Commentary / World

America's New Year's gift to Russia, Iran and Turkey

by Alon Ben-Meir

Contributing Writer

President Donald Trump’s decision to withdraw U.S. forces from Syria is extremely reckless and is bound to backfire in more than one way. To make such a decision, which has major implications that directly and adversely affect our allies in and outside the region, through a simple tweet and against the advice of his senior advisers, is nothing short of outrageous. This is the most valuable New Year’s gift that Trump could possibly give Russia, Iran, Hezbollah and Turkey. What on earth did he base his decision on, as from every angle we examine it there seems to be absolutely no good that could possibly come out of it.

In fact, U.S. forces should not only remain in Syria but be further augmented to secure Washington’s as well as its allies’ short- and long-term national interests throughout the region. The reasons for staying and even further boosting U.S. forces in Syria are manifold.

The pullout of U.S. forces at a time when Iran is in the process of establishing several permanent military bases in Syria, loaded with medium- and long-range missiles that can reach any part of Israel, is a recipe for war between Israel and Iran. The American withdrawal would motivate Iran to further destabilize the region, support extremist groups, especially Hezbollah, and accelerate its ballistic missile program. More importantly, it will allow Iran to secure a contiguous landmass from the Persian Gulf to the Mediterranean.

Every military observer strongly suggests that the continued American military presence in Syria would force Tehran to think twice before it further entrenches itself in the country, fearing American retaliation that Iran cannot take lightly.

For decades, U.S. allies in the region (the Gulf states, Jordan and Israel) have and continue to depend to various degrees on U.S. protection of their national security. The U.S. military presence in Syria is central and without it, Russia, Iran and Turkey would further destabilize the region and force America’s allies to suffer the consequences from the vacuum that the U.S. leaves behind, which its adversaries will be quick to fill.

Furthermore, Trump’s claim that the Islamic State terrorist group has been defeated and that America’s mission is accomplished is nothing but a bald-faced lie. IS is still very much alive and the U.S. military presence in Syria has both practical and symbolic implications that cannot be ignored. It is estimated that between 15,000 and 20,000 fighters remain in the region, and scores of sleeper cells exist throughout the Middle East and Europe. But sadly, given Trump’s domestic troubles, he is desperate for a win, however presumptuous and uncanny, just before the end of the year. Only a sick person, such as this president, will sell his country down the river to satisfy his inflated ego.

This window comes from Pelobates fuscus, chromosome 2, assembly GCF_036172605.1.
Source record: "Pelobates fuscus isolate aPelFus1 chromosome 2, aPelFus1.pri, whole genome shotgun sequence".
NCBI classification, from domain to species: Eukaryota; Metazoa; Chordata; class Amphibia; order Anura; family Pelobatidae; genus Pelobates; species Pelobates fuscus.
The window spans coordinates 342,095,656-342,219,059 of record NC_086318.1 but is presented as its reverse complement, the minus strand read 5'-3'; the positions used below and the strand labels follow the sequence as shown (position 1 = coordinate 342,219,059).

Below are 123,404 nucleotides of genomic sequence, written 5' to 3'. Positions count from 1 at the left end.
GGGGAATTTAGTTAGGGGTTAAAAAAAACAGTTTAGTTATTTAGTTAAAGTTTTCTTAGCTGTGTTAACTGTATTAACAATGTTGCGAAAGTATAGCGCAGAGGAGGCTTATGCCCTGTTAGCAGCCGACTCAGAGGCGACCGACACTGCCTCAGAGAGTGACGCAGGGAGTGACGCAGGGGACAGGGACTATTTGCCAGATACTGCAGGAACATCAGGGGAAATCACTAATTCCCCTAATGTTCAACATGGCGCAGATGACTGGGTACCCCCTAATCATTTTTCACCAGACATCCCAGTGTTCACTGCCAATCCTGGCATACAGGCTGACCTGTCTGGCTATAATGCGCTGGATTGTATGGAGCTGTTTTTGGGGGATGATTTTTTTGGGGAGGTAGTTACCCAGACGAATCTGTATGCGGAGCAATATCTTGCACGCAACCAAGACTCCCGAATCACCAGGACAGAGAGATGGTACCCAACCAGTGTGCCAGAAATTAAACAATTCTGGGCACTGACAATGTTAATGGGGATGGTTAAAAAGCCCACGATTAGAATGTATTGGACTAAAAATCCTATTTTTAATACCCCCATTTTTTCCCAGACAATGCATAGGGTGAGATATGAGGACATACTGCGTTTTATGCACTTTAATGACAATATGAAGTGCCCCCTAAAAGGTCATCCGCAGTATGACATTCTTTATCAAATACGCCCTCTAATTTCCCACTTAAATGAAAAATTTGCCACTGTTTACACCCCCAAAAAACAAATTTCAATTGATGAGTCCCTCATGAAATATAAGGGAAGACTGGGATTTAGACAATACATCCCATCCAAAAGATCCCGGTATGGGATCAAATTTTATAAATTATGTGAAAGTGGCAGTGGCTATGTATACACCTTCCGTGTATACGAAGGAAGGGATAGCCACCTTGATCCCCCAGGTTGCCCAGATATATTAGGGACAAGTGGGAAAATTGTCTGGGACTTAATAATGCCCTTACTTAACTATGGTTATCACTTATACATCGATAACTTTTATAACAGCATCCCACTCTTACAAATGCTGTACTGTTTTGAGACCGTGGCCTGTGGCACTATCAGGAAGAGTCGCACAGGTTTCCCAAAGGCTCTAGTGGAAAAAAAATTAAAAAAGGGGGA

More troubling than anything else, Trump is shamelessly betraying one of America’s closest allies in the fight against IS — the Syrian Kurds. By his unconscionable decision, he left their fate to the butcher of Ankara — Turkish President Recep Tayyip Erdogan — who is determined to battle the Syrian Kurds into submission while aiming to establish a permanent presence in the country.

Nothing will deter the main antagonistic players in Syria — the Assad regime, Russia, Iran and Turkey — other than a robust American military presence. For these countries, the mere American presence sends a clear message that the U.S. intends to play a weighty role in the search for a solution to the civil war in Syria that will protects its own national interests and those of its allies.

America’s military absence is a factor, and no one who knows the dynamic of the conflict, the power plays, and the continuing volatility of the region can claim otherwise. Even a cursory review of the conflicts currently raging in the Middle East suggests that Washington’s stature is diminishing, and it is much worse off today than it was in 2003.

The absence of American military muscle in Syria would further marginalize the U.S. while allowing Russia, Iran and Turkey to disregard the U.S. without suffering any consequences and give Russia an entirely free hand, making it the ultimate arbiter in the country.

History is instructive, and the U.S., regardless of its global geostrategic national interests, cannot involve itself in every conflict. That said, the U.S. must not be paralyzed by past misguided policies. But if it must withdraw its forces from any country, after 17 years it should be Afghanistan, where it is fighting a simply unwinnable war, no matter how much money and manpower it continues to dedicate to the war effort against the Taliban.

The U.S. cannot impact the development of events in Syria without a credible and strong military backing to deter any adversary from acting with impunity in any way deemed inconsistent with the U.S. and its allies’ strategic interests.

Trump’s haphazard and thoughtless decision to withdraw forces from Syria points only to his abdication of Washington’s moral responsibility, not to speak of its global leadership, which has been dangerously waning under his disastrous policies.

Alon Ben-Meir is a professor of international relations at the Center for Global Affairs at NYU. He teaches courses on international negotiation and Middle Eastern studies.